Farewell to Crescent Beach.

Two of my kids are autistic, so for the past three years we have been taking one or both of them to a special preschool for autistic children in a beautifully scenic neighbourhood called Crescent Beach. Yesterday, however, that era came to an end. One of my kids still has a year of preschool to go, but the preschool itself is moving to a new location… so, after three years of making the half-hour trek there and back three times a week, we said goodbye.

And the reason I mention it here? Because there’s a movie connection, sort of! One of the houses that lines the walkway at Crescent Beach was featured in Tron Legacy (2010), as the house where Flynn tells a bedtime story to his young son Sam.

Here is a picture I took of the house while going for a walk not too far from the preschool several months ago:

And here is how the house appeared in the movie (or in the trailer, at any rate):

Come to think of it, you can also see the house in this YouTube clip of the movie’s opening sequence, starting around the 1:15 mark (and note, in real life, there are no skyscrapers right across the water from this house; instead, in the far-off distance there is Point Roberts, a piece of the United States that is cut off from the rest of the country because it sits on a peninsula that juts out of Canada):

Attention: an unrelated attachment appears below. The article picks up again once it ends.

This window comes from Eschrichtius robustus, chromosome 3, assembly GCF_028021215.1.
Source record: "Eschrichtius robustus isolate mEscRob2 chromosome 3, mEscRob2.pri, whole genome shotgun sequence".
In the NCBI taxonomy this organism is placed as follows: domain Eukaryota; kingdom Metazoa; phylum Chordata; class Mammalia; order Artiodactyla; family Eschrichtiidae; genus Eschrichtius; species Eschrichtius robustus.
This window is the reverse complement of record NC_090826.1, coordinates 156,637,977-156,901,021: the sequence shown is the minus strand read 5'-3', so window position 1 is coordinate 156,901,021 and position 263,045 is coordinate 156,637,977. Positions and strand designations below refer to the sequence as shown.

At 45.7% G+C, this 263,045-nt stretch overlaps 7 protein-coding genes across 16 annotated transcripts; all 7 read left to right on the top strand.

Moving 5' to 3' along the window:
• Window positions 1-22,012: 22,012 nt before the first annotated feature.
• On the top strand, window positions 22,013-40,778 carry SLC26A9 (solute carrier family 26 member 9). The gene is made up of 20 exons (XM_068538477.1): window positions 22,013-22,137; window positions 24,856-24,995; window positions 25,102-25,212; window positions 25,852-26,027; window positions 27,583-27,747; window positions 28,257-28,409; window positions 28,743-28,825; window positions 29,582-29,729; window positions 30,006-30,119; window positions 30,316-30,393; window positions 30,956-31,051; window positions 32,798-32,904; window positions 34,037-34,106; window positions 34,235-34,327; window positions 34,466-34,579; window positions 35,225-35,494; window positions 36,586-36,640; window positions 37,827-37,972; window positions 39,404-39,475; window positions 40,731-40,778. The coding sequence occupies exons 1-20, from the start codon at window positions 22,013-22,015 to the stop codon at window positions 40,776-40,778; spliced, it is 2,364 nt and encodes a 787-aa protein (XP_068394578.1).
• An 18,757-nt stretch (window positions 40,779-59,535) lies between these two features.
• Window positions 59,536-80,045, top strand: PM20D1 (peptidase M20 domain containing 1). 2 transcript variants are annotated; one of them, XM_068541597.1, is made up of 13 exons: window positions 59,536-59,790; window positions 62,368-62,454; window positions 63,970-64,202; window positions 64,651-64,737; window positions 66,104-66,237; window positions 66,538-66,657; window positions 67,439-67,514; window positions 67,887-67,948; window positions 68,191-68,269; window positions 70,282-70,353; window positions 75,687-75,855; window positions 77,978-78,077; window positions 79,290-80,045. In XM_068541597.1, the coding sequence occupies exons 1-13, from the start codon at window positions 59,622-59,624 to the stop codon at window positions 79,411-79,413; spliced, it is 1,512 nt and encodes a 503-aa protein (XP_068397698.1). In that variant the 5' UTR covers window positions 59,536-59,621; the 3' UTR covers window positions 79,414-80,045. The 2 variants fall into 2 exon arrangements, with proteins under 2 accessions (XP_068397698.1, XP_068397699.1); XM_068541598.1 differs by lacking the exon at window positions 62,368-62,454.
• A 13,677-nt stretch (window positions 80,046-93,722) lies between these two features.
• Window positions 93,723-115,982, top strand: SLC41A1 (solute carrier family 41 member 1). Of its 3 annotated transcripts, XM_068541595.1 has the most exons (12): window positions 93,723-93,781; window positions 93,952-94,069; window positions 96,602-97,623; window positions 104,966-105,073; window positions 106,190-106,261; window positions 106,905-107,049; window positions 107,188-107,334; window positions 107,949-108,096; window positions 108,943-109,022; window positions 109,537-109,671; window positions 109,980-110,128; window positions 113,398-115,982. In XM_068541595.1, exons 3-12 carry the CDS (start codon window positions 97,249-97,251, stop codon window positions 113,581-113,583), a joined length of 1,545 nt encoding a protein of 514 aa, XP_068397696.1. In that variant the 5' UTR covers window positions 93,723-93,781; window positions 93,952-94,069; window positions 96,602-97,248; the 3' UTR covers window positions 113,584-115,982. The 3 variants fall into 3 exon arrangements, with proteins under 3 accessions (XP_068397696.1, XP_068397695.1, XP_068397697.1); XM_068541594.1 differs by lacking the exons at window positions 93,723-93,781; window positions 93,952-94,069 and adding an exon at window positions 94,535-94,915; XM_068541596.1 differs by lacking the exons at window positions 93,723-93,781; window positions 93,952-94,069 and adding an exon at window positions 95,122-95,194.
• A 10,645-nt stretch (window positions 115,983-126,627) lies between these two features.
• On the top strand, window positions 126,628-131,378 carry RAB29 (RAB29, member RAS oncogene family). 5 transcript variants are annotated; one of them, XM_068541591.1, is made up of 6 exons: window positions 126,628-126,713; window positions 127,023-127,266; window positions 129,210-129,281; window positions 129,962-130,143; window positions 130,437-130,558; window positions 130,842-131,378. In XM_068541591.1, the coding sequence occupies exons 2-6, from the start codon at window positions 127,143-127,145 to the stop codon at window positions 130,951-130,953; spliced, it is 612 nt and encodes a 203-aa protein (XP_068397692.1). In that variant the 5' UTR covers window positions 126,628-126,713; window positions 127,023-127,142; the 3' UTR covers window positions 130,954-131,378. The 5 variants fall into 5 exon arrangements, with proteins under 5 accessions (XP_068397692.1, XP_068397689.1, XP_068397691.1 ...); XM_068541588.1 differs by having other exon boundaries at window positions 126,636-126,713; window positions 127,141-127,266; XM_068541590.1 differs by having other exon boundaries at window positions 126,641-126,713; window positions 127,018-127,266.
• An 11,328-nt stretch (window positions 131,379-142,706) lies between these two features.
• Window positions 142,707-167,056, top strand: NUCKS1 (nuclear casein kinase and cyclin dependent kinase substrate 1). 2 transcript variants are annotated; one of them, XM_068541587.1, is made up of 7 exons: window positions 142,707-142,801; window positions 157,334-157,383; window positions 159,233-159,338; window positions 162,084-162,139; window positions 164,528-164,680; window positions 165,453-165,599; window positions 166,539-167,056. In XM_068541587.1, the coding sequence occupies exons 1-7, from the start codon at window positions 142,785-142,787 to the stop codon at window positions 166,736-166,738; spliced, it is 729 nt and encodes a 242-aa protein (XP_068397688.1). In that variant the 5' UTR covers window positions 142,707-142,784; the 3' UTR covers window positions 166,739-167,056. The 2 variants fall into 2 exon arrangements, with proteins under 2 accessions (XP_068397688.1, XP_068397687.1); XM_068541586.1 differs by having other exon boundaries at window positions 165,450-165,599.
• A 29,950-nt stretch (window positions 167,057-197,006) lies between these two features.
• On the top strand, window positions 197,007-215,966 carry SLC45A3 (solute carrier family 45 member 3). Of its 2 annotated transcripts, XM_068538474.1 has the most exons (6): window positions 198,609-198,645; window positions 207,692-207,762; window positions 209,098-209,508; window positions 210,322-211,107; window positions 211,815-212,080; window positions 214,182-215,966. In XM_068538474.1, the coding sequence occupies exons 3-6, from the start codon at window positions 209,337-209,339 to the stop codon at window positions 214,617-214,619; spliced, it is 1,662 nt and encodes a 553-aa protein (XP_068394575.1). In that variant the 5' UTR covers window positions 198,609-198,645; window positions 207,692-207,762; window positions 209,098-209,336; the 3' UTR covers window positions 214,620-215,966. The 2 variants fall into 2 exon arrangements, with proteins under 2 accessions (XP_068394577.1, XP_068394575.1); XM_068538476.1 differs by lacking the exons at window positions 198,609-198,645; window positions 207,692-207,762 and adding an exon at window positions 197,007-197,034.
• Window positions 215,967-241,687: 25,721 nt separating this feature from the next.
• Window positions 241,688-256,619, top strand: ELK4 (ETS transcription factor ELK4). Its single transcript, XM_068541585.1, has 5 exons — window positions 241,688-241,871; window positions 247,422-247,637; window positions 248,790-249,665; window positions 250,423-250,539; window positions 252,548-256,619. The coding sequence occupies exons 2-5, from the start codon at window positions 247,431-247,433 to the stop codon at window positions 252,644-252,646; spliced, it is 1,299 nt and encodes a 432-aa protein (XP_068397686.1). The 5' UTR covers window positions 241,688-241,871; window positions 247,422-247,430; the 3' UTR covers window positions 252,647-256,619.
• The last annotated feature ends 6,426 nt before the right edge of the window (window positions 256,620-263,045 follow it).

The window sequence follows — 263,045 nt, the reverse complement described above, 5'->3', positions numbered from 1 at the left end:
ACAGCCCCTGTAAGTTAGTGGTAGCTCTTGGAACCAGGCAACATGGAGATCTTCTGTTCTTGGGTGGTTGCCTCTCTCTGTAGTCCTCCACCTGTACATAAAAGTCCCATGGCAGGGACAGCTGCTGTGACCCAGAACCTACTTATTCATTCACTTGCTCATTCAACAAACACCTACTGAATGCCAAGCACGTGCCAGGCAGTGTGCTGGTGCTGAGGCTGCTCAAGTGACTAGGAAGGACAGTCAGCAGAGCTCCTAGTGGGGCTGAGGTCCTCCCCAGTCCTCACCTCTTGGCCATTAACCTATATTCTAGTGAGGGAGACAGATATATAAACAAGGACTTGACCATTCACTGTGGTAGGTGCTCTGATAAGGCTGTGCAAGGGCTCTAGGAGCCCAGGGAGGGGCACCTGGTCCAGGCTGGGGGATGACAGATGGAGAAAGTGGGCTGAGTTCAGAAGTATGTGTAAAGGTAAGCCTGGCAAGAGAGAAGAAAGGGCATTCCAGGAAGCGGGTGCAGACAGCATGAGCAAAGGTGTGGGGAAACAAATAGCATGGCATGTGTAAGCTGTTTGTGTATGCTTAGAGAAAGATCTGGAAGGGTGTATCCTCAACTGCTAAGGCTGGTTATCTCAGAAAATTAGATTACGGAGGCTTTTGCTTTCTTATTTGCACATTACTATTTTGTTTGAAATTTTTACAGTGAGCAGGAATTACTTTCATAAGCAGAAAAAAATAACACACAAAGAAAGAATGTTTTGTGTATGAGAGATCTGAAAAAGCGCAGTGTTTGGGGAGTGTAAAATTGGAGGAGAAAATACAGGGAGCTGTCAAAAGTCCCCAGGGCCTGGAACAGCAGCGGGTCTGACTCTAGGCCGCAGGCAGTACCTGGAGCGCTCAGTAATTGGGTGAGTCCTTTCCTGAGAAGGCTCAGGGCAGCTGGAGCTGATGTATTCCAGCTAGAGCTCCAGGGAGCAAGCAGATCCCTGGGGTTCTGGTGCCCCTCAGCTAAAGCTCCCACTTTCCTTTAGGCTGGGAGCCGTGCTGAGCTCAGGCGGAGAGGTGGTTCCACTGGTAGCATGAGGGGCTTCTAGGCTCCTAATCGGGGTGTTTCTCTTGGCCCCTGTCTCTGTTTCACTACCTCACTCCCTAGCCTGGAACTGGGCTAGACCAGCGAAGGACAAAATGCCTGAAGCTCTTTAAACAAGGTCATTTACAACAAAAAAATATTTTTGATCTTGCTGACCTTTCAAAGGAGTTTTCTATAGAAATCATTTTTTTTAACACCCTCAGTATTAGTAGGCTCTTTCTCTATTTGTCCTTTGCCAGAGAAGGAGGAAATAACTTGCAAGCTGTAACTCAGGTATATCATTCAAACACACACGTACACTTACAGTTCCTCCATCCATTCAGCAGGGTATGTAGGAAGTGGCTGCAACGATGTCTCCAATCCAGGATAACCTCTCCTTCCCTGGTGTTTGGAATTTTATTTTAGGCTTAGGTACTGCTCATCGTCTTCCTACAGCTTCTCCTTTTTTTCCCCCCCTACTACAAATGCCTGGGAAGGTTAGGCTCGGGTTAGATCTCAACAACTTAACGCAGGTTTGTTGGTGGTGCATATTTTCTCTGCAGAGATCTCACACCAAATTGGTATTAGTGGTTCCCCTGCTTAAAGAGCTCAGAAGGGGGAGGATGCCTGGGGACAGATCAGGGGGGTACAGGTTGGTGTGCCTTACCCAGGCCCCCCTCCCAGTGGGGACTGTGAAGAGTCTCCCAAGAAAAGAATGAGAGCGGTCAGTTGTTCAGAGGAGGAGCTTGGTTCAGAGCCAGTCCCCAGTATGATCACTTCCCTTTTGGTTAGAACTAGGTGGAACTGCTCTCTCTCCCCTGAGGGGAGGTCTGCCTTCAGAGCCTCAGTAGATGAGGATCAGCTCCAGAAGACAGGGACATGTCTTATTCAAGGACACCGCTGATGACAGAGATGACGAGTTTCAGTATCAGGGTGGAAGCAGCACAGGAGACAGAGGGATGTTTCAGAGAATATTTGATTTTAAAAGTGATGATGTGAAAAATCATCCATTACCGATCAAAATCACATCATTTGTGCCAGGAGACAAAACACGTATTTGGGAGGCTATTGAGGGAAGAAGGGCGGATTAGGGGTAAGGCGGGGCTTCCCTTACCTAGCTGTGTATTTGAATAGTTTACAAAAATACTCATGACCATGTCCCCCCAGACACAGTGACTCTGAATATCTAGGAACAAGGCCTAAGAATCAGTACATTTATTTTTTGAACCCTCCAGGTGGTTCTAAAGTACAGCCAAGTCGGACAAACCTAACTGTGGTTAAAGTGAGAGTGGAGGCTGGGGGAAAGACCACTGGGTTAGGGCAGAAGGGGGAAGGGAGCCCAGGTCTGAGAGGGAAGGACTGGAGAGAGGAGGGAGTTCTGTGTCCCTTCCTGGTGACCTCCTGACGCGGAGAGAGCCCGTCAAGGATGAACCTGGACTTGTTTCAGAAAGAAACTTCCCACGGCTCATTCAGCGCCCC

Given that my hometown of Vancouver has been a bustling hive of moviemaking activity for a few decades now, one of the things I’d like to do with this blog is start a semi-regular feature, comparing shots from movies that were made here with the locations where they were filmed. So consider this post a taste of things to come.

About Peter T. Chattaway

Peter T. Chattaway was the regular film critic for BC Christian News from 1992 to 2011. In addition to his film column, which won multiple awards from the Evangelical Press Association, the Canadian Church Press and the Fellowship of Christian Newspapers, his news and opinion pieces have appeared in such publications as Books & Culture, Christianity Today, Bible Review and the Vancouver Sun. He also contributed essays to the books Re-Viewing The Passion: Mel Gibson’s Film and Its Critics (Palgrave Macmillan, 2004) and Scandalizing Jesus?: Kazantzakis’s The Last Temptation of Christ Fifty Years on (Continuum, 2005).


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